"Extensions to RIP to Support Demand Circuits"  suggests an enhancement to the "Routing Internet Protocol" (RIP)  and "RIP-2"  to allow them to run more cost-effectively on Wide Area Networks (WANs). Network management extensions for Demand RIP are described in RIP Version 2 MIB Extensions .
Demand RIP requires that there is an underlying mechanism for determining unreachability in a finite predictable period.
The demand extensions to RIP are particularly appropriate for WANs where the cost - either financial or packet overhead - would make periodic transmission of routing (or service advertising) updates unacceptable:
o Connection oriented Public Data Networks - for example X.25 packet switched networks or ISDN.
o Point-to-point links supporting PPP link quality monitoring or echo request to determine link failure.
Meyer [Page 1]
RFC 1581 Demand RIP February 1994
A demand RIP implementation runs standard RIP on Local Area Networks (LANs) allowing them to interoperate transparently with implementations adhering to the original specifications.
The proposal shares the same basic algorithms as RIP or RIP-2 when running on LANs or fixed point-to-point links; Packet formats, broadcast frequency, triggered update operation and database timeouts are all unmodified.
The new features operate on WANs which use switched circuits on demand to achieve intermittent connectivity. Instead of using periodic 'broadcasts', information is only sent as triggered updates. The proposal makes use of features of the underlying connection oriented service to provide feedback on connectivity.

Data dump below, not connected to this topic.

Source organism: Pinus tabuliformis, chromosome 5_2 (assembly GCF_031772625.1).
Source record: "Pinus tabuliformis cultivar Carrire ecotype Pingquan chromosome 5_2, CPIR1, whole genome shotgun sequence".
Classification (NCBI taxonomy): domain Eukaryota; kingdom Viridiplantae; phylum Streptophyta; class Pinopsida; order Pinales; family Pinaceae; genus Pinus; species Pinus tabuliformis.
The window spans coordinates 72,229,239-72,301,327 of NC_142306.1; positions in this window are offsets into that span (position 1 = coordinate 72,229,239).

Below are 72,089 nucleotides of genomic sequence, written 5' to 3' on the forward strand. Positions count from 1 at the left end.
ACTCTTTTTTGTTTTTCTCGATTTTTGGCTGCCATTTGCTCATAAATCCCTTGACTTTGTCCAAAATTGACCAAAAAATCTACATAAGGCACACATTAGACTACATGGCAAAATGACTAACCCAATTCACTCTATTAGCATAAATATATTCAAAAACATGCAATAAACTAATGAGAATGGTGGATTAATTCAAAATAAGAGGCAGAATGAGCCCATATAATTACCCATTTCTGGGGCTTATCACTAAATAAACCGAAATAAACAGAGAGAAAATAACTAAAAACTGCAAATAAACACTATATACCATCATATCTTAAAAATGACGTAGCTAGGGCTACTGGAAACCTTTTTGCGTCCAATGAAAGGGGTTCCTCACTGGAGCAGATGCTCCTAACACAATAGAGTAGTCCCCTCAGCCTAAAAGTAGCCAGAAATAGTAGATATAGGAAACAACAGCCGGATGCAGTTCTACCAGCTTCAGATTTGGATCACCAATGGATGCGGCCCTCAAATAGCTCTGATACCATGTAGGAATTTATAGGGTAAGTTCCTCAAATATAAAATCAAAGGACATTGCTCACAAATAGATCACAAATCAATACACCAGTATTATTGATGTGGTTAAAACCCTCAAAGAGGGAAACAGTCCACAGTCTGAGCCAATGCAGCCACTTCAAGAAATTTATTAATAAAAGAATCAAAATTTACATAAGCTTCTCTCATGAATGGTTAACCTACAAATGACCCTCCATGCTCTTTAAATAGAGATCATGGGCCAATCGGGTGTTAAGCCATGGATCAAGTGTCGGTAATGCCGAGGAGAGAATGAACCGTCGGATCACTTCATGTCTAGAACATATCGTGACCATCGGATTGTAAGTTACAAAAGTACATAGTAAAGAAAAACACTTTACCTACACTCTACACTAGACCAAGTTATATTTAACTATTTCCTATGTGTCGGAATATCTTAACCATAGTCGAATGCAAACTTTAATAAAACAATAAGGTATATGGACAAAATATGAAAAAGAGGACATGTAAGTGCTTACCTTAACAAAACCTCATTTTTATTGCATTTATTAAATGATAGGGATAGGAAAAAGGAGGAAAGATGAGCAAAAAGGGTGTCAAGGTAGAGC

The circuit manager running below the IP network layer is responsible for establishing a circuit to the next hop router whenever there is data (or a routing update) to transfer. After a period of inactivity the circuit will be closed by the circuit manager.
If the circuit manager fails to make a connection a circuit down indication is sent to the routing application. The circuit manager will then attempt at (increasing) intervals to establish a connection. When successful a circuit up indication is sent to the routing application.
In a stable network there is no requirement to propagate routing information on a circuit, so if no routing information is (being) received on a circuit it is assumed that:
Meyer [Page 2]
RFC 1581 Demand RIP February 1994
o The most recently received information is accurate.
o The intervening path is operational (although there may be no current connection).
If the circuit manager determines that the intervening path is NOT operational routing information previously received on that circuit is timed out. It is worth stressing that it can be ANY routed datagram which triggers the event.
When the circuit manager re-establishes a connection, the application exchanges full routing information with its peer.
At this stage there is only believed to be one completed implementation.
The Spider Systems' implementation supports all the features outlined for IP RIP-1, IPX RIP and IPX SAP. RIP-2 is not currently supported. It has been tested against itself on X.25 and ISDN WANs. It has also been tested in operation with various router and host RIP-1, IPX RIP and IPX SAP implementations on Ethernet LANs.
Two other Novell-only implementations are known to be under development.
Security is provided through authentication of the logical and physical address of the sender of the routing update. Incoming call requests are matched by the circuit manager against a list of physical addresses (used to make outgoing calls). The routing application makes a further check against the logical address of an incoming update.
Additional security can be provided by RIP-2 authentication  where appropriate.